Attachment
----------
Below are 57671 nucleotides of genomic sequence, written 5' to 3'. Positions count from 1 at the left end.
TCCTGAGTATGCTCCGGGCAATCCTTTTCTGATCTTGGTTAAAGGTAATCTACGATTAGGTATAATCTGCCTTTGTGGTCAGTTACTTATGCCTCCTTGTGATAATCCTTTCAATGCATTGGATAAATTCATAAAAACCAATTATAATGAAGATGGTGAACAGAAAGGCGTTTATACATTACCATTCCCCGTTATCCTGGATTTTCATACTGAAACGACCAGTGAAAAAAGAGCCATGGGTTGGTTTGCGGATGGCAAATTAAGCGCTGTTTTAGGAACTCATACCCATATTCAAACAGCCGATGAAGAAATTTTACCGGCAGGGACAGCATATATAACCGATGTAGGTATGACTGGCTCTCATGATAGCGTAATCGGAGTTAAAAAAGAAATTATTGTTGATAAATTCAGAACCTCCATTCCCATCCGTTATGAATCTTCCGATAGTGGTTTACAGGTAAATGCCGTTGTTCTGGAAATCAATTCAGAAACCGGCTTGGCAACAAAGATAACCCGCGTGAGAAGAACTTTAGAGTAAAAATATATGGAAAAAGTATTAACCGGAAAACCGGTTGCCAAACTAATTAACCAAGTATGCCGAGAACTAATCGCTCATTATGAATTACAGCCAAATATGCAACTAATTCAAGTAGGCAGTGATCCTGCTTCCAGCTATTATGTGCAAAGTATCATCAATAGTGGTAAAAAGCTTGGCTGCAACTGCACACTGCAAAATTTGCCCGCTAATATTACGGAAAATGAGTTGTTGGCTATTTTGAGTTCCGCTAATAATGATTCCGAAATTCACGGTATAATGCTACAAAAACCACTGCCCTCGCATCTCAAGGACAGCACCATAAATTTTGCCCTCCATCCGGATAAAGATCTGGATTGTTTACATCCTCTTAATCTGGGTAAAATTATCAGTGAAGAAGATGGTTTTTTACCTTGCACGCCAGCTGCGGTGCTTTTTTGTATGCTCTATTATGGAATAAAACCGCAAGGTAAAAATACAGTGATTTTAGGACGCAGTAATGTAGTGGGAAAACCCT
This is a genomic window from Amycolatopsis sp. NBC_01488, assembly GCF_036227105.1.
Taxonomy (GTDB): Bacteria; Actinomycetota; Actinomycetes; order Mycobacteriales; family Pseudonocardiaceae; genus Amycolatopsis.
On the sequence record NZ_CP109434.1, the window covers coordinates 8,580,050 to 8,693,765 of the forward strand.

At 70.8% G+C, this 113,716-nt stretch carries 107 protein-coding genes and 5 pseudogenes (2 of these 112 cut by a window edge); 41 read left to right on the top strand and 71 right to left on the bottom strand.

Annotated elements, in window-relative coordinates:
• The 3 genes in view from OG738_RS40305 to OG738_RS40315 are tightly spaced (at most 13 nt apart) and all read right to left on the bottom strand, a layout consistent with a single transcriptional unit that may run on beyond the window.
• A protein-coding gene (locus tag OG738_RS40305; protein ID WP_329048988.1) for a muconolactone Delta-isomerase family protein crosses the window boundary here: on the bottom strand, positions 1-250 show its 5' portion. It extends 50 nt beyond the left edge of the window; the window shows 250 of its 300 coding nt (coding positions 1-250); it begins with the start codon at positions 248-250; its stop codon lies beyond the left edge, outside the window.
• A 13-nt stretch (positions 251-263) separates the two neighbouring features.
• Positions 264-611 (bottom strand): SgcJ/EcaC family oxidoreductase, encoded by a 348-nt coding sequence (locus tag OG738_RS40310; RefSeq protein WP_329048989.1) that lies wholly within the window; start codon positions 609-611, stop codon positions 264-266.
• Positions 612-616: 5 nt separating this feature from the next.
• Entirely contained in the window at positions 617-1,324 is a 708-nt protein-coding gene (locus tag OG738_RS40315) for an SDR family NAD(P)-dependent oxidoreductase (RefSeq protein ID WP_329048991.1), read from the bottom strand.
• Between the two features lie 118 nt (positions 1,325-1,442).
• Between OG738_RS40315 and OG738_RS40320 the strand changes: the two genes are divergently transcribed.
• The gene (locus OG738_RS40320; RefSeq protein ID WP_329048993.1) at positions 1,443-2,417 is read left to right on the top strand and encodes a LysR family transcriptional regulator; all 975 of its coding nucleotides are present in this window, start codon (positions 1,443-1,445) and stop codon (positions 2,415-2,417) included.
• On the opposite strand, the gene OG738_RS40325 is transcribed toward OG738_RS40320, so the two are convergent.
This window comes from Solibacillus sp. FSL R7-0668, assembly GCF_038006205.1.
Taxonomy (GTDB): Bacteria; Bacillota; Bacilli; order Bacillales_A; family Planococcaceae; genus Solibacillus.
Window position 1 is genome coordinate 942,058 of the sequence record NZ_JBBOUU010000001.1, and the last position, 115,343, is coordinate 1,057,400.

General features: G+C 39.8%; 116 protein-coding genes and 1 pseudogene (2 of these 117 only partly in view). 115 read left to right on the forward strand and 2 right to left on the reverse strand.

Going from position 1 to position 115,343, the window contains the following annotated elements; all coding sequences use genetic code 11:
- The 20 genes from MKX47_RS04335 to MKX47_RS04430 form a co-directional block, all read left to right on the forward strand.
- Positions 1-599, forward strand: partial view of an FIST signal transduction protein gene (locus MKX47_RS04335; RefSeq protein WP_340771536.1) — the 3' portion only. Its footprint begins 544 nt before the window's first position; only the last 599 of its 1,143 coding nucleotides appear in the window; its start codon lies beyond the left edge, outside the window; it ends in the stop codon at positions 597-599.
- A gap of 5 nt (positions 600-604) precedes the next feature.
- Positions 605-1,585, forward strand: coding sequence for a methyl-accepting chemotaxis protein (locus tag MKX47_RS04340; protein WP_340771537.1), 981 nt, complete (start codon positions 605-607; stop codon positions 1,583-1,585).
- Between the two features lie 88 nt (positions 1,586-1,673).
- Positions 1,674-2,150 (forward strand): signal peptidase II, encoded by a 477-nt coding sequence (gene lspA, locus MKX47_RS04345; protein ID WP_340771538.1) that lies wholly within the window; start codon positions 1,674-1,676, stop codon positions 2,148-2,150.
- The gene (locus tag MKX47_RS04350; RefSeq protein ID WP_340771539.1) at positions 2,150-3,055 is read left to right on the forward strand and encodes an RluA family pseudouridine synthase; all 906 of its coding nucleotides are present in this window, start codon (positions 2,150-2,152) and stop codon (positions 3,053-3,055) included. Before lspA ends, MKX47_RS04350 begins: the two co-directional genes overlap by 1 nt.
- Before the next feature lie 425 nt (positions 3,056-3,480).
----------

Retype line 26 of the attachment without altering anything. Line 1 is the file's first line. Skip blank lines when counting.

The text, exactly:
- Positions 605-1,585, forward strand: coding sequence for a methyl-accepting chemotaxis protein (locus tag MKX47_RS04340; protein WP_340771537.1), 981 nt, complete (start codon positions 605-607; stop codon positions 1,583-1,585).